First case of neutropenia and thrombocytopenia in the setting of cerebral cavernous malformation 3
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Cerebral cavernous malformation 3 (CCM3) is a vascular malformation disorder causing brain slow-flow vascular parenchymal lesions. These lesions are the result of variants in the Programmed Cell Death Protein 10 (PDCD10) gene, located on 3q26.1. We report an 8-month-old patient who was presented with seizures and intracranial abscesses and was found to have a variant of PDCD10 on whole exome sequencing, representing, to our knowledge, the youngest case of CCM3 described in the literature. Her clinical course was complicated by the development of neutropenia, requiring granulocyte colony-stimulating factor, and thrombocytopenia, requiring intermittent platelet transfusions, with later development of B acute lymphoblastic leukemia 2 years after initial presentation. This case represents the first description in the literature of hematologic complications in the setting of CCM3. We hypothesize that these hematological manifestations are the result of alterations in the actin and microtubule cytoskeleton, affecting the process of hematopoiesis in a similar fashion to the documented effect of the PDCD10 variant on neuronal migration.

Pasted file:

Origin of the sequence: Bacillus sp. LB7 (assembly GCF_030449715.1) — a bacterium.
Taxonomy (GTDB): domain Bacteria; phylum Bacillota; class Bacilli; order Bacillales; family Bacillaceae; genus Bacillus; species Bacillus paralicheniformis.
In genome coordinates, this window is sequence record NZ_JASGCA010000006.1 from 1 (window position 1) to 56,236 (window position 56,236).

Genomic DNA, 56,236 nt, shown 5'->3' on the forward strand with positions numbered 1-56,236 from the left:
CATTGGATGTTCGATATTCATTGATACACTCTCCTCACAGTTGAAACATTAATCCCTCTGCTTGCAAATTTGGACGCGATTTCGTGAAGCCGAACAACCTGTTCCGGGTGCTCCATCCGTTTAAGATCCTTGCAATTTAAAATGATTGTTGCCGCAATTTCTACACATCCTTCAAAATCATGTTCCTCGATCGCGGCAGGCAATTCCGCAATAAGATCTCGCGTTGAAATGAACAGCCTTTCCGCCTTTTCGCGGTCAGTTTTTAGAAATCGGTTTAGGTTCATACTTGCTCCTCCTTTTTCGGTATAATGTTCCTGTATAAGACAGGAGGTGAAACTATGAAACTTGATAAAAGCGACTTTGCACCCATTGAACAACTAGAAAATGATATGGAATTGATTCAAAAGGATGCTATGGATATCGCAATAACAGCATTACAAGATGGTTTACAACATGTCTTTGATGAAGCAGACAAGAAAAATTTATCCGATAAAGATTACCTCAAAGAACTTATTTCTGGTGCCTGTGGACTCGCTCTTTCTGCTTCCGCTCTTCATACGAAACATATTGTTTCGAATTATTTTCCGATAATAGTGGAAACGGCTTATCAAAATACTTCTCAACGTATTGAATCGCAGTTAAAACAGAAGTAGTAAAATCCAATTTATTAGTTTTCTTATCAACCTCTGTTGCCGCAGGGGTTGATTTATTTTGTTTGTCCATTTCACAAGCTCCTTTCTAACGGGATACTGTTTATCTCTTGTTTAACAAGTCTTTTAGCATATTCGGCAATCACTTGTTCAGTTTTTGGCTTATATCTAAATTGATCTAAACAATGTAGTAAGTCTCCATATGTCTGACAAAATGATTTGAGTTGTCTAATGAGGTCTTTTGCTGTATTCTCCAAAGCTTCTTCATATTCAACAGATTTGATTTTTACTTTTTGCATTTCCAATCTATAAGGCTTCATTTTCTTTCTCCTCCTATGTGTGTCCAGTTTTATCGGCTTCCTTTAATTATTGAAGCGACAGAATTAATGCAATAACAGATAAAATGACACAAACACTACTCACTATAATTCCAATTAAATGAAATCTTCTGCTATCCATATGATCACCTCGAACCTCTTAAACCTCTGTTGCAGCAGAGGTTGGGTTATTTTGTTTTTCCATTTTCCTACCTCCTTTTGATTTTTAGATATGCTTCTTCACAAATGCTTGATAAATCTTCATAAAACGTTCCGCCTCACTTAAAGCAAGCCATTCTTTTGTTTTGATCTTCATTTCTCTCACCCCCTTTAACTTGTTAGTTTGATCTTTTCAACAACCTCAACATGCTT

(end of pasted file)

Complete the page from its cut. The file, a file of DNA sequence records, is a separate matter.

KeywordsCerebral cavernous malformation 3 Neutropenia Thrombocytopenia Pancytopenia Vascular malformation
The authors are grateful to the patient and her family as well as the clinical staff at Texas Children’s Hospital Hematology and Cancer Centers for their participation.
C. T. Cohen and K. L. Bergstrom prepared the initial draft of the manuscript. Revision and editing of the manuscript were done by C. T. Cohen, K. L. Bergstrom, G. Sasa, M. T. Elghetany, R. Xiao, and I. Iacobas.
Compliance with ethical standards
Conflict of interest
C. T. Cohen has research funding from Bayer Consumer Care AG, unrelated to above case report. R. Xiao works in the Department of Molecular and Human Genetics at Baylor College of Medicine which receives revenue from clinical genetic testing done at Baylor Genetics. K. L. Bergstrom, M. T. Elghetany, G. Sasa, and I. Iacobas declare that they have no conflict of interest.
The patient’s parents have provided verbal consent for participation in this publication. This report was reviewed by the Baylor College of Medicine institutional review board and deemed exempt from review.
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